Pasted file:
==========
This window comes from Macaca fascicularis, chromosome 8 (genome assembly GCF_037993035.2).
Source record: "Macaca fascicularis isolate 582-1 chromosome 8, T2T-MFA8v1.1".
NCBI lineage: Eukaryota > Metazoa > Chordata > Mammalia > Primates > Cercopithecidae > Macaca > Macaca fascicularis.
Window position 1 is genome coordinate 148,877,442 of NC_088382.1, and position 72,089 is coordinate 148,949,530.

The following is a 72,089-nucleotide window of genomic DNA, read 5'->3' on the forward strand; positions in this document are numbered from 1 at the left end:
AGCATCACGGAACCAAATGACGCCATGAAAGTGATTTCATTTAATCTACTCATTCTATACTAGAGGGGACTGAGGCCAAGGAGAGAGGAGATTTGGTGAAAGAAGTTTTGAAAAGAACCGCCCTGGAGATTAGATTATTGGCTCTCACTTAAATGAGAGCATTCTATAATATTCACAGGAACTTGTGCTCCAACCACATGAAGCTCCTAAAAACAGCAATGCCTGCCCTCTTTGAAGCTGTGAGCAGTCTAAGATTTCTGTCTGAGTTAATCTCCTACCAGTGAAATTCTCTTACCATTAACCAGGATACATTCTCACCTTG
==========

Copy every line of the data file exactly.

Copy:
This window comes from Macaca fascicularis, chromosome 8 (genome assembly GCF_037993035.2).
Source record: "Macaca fascicularis isolate 582-1 chromosome 8, T2T-MFA8v1.1".
NCBI lineage: Eukaryota > Metazoa > Chordata > Mammalia > Primates > Cercopithecidae > Macaca > Macaca fascicularis.
Window position 1 is genome coordinate 148,877,442 of NC_088382.1, and position 72,089 is coordinate 148,949,530.

The following is a 72,089-nucleotide window of genomic DNA, read 5'->3' on the forward strand; positions in this document are numbered from 1 at the left end:
AGCATCACGGAACCAAATGACGCCATGAAAGTGATTTCATTTAATCTACTCATTCTATACTAGAGGGGACTGAGGCCAAGGAGAGAGGAGATTTGGTGAAAGAAGTTTTGAAAAGAACCGCCCTGGAGATTAGATTATTGGCTCTCACTTAAATGAGAGCATTCTATAATATTCACAGGAACTTGTGCTCCAACCACATGAAGCTCCTAAAAACAGCAATGCCTGCCCTCTTTGAAGCTGTGAGCAGTCTAAGATTTCTGTCTGAGTTAATCTCCTACCAGTGAAATTCTCTTACCATTAACCAGGATACATTCTCACCTTG